Apparently there are claims that cable operators have been leaning on broadcasters to keep content from streaming service competitors. Dish Network effectively accused Charter of this back in December, when it claimed Charter was trying to “sabotage” Sling TV through “thinly veiled complaints to programmers.”
Of course there is unlikely to be a paper trail as no cable operator is likely to put these alleged threats on paper in any clear form, but the FCC appears to be getting some confirmation about these cable company demands from companies like HBO:
Disney said in a summary of its meeting with FCC officials that they asked about ways the pay-TV contracts can inhibit online TV.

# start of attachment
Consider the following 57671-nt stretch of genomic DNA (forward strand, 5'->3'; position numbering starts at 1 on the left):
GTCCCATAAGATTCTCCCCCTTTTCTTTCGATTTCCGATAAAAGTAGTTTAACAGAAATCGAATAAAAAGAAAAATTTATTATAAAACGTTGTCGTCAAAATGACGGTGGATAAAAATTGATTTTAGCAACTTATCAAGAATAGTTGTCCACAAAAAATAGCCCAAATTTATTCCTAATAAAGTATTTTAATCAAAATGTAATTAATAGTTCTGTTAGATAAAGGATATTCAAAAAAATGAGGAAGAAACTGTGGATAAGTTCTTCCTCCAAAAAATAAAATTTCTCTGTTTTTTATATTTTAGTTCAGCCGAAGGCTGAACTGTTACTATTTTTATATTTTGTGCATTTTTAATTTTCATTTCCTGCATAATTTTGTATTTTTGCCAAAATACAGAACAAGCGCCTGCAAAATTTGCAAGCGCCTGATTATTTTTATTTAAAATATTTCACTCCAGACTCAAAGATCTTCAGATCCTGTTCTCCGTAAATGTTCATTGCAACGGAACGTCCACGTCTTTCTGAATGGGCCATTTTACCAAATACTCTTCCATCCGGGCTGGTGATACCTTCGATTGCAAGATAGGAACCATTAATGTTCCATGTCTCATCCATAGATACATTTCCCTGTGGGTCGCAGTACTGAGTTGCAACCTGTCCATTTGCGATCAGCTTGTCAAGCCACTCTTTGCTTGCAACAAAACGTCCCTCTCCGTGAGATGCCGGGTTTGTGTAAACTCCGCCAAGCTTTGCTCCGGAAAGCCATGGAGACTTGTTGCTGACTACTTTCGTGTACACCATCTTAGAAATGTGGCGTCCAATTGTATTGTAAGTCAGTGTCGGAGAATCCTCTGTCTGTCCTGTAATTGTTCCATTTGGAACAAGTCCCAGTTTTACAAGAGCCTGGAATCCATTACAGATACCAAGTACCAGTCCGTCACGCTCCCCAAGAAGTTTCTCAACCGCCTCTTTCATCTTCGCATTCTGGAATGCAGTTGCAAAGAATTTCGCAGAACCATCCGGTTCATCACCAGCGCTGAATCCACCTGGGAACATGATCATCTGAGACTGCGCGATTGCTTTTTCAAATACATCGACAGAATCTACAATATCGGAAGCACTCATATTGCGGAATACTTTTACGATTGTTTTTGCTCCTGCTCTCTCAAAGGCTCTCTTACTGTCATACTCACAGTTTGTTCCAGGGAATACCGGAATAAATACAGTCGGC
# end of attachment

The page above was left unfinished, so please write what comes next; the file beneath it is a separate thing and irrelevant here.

“We submitted that the FCC should, of course, consider these issues” in the Charter-Time Warner Cable deal, Disney said.
In its meeting with the FCC, HBO and its parent firm raised concerns about possible retaliation by Charter against firms that put their content online. HBO recently started its own Internet-based service, HBO Now.
The FCC is of course expected to approve Charter’s acquisition of Time Warner Cable and Bright House Networks, and the “probe” is likely tied to whatever conditions the agency applies to the deal.